Foreign relations of Hungary

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Hungary wields considerable influence in Central and Eastern Europe and is a middle power in international affairs.[1][2] The foreign policy of Hungary is based on four basic commitments: to Atlantic co-operation, to European integration, to international development and to international law. The Hungarian economy is fairly open and relies strongly on international trade.

Hungary has been a member of the United Nations since December 1955 and member of European Union, the NATO, the OECD, the Visegrád Group, the WTO, the World Bank, the AIIB and the IMF. Hungary took on the presidency of the Council of the European Union for half a year in 2011 and the next will be in 2024. In 2015, Hungary was the fifth largest OECD Non-DAC donor of development aid in the world, which represents 0.13% of its Gross National Income. In this regard, Hungary stands before Spain, Israel or Russia.

Hungary's capital city, Budapest is home to more than 100 embassies and representative bodies as an international political actor.[3] Hungary hosts the main and regional headquarters of many international organizations as well, including European Institute of Innovation and Technology, European Police College, United Nations High Commissioner for Refugees, Food and Agriculture Organization of the United Nations, International Centre for Democratic Transition, Institute of International Education, International Labour Organization, International Organization for Migration, International Red Cross, Regional Environmental Center for Central and Eastern Europe, Danube Commission and even others.[4]

Since 1989, Hungary's top foreign policy goal was achieving integration into Western economic and security organizations. Hungary joined the Partnership for Peace program in 1994 and has actively supported the IFOR and SFOR missions in Bosnia. Hungary since 1989 has also improved its often frosty neighborly relations by signing basic treaties with Ukraine, Slovakia, and Romania. These renounce all outstanding territorial claims and lay the foundation for constructive relations. However, the issue of ethnic Hungarian minority rights in Romania, Slovakia and Ukraine periodically causes bilateral tensions to flare up. Hungary since 1989 has signed all of the OSCE documents, and served as the OSCE's Chairman-in-Office in 1997. Hungary's record of implementing CSCE Helsinki Final Act provisions, including those on the reunification of divided families, remains among the best in Central and Eastern Europe.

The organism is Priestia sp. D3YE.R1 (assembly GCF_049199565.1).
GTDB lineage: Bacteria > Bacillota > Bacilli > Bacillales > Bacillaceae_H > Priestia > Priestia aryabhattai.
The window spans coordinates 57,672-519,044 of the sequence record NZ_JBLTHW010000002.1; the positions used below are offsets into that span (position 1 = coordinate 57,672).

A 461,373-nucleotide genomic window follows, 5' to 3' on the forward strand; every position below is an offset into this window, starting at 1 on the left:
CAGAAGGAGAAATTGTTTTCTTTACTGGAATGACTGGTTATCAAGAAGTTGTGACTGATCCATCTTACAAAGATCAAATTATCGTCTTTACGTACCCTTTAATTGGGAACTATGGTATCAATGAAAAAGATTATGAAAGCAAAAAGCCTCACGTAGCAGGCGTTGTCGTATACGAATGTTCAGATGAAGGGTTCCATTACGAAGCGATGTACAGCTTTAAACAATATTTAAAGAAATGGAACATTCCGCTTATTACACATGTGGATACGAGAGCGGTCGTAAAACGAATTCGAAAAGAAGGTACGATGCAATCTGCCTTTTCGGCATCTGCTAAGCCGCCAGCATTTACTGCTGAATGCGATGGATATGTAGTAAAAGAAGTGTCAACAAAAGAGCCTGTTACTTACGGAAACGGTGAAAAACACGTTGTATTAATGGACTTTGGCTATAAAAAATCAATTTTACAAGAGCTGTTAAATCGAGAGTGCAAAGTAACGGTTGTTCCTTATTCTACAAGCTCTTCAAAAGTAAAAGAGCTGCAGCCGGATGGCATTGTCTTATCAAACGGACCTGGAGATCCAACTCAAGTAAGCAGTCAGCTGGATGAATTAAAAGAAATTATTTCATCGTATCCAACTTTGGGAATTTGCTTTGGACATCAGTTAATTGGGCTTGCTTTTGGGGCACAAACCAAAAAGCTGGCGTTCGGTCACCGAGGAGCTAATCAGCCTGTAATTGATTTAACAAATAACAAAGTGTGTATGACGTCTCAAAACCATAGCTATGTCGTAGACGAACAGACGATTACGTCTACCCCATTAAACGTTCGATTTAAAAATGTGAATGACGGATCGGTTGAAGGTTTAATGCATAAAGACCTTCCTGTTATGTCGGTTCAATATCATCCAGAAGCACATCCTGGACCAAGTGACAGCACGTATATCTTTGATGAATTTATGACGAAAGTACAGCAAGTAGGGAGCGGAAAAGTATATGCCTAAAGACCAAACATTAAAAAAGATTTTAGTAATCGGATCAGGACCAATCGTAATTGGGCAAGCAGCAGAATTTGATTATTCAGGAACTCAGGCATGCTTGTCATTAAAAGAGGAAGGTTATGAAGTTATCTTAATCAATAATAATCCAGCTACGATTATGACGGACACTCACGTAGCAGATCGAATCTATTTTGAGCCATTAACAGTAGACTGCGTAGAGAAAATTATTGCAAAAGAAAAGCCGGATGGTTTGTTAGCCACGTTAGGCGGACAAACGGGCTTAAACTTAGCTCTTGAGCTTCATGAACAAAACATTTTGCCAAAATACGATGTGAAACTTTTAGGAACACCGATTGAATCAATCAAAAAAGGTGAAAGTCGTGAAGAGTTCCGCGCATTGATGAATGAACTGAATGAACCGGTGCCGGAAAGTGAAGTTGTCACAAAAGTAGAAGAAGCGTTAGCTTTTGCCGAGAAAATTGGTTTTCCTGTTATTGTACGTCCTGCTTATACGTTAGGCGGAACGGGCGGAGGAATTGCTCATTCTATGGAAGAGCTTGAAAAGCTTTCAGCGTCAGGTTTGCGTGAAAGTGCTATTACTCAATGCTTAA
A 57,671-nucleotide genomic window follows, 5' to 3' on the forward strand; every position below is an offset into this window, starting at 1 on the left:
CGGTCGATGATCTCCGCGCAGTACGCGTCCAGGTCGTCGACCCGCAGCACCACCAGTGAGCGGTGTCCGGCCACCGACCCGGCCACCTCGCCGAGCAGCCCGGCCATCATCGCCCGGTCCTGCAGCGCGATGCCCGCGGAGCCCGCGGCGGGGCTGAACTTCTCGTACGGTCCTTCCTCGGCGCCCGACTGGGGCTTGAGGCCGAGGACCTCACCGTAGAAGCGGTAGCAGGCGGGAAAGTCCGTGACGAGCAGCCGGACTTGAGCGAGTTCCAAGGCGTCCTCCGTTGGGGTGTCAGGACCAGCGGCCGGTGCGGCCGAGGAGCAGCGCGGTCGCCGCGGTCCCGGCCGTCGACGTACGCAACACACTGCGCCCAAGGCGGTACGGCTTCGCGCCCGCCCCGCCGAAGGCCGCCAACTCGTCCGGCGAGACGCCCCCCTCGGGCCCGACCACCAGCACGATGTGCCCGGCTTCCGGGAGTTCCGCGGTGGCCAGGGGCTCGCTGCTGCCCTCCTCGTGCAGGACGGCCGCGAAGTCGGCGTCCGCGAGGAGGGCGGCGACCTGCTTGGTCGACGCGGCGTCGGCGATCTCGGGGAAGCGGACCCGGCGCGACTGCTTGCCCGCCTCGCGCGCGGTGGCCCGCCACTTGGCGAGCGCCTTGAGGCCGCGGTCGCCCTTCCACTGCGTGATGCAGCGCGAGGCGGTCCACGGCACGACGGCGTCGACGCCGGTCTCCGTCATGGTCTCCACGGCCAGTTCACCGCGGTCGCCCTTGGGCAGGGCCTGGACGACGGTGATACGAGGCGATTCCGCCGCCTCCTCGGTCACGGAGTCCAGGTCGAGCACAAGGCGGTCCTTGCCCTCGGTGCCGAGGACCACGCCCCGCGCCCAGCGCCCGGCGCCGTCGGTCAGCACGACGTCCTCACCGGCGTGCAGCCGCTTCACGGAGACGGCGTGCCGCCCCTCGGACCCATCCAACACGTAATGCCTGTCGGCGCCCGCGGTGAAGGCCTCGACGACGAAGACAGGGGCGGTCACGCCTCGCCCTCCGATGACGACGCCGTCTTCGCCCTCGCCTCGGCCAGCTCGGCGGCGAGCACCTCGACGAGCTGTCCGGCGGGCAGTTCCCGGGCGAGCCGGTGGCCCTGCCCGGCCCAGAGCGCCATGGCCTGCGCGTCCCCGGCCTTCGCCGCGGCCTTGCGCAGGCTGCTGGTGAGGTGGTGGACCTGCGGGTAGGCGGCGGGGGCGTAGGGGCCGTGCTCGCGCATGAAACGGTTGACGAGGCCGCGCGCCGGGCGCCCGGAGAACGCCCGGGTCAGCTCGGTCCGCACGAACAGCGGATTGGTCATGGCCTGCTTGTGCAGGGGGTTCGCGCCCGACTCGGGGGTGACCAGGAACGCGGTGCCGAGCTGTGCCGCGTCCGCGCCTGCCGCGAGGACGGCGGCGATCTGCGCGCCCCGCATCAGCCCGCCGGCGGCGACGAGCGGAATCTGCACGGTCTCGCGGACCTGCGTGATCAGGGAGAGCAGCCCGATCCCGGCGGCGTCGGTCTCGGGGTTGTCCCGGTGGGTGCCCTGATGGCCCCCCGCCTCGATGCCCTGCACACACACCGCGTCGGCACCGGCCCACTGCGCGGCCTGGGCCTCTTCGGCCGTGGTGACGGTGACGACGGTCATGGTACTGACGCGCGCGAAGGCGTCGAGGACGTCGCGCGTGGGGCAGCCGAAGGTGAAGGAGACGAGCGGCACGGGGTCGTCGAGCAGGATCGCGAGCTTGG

Except for the short-lived neutrality declared by the anti-Soviet leader Imre Nagy in November 1956, Hungary's foreign policy generally followed the Soviet lead from 1947 to 1989. During the Communist period, Hungary maintained treaties of friendship, cooperation, and mutual assistance with the Soviet Union, Poland, Czechoslovakia, the German Democratic Republic, Romania, and Bulgaria. It was one of the founding members of the Soviet-led Warsaw Pact and Comecon, and it was the first country to withdraw from those organizations. After 1989, Hungary oriented more towards the West, joined NATO in 1999 and the European Union in 2004.

Meeting of Visegrád Group leaders, plus Germany and France in 2013
United Nations conference in the assembly hall of House of Magnates in the Hungarian Parliament

Overview

As with any country, Hungarian security attitudes are shaped largely by history and geography. For Hungary, this is a history of more than 400 years of domination by great powers—the Ottomans, the Habsburg dynasty, the Germans during World War II, and the Soviets during the Cold War—and a geography of regional instability and separation from Hungarian minorities living in neighboring countries. Hungary's foreign policy priorities, largely consistent since 1990, represent a direct response to these factors. Since 1990, Hungary's top foreign policy goal has been achieving integration into Western economic and security organizations. Hungary joined the Partnership for Peace program in 1994 and has actively supported the IFOR and SFOR missions in Bosnia. The Horn government achieved Hungary's most important foreign policy successes of the post-communist era by securing invitations to join both NATO and the European Union in 1997. Hungary became a member of NATO in 1999, and a member of the EU in 2004.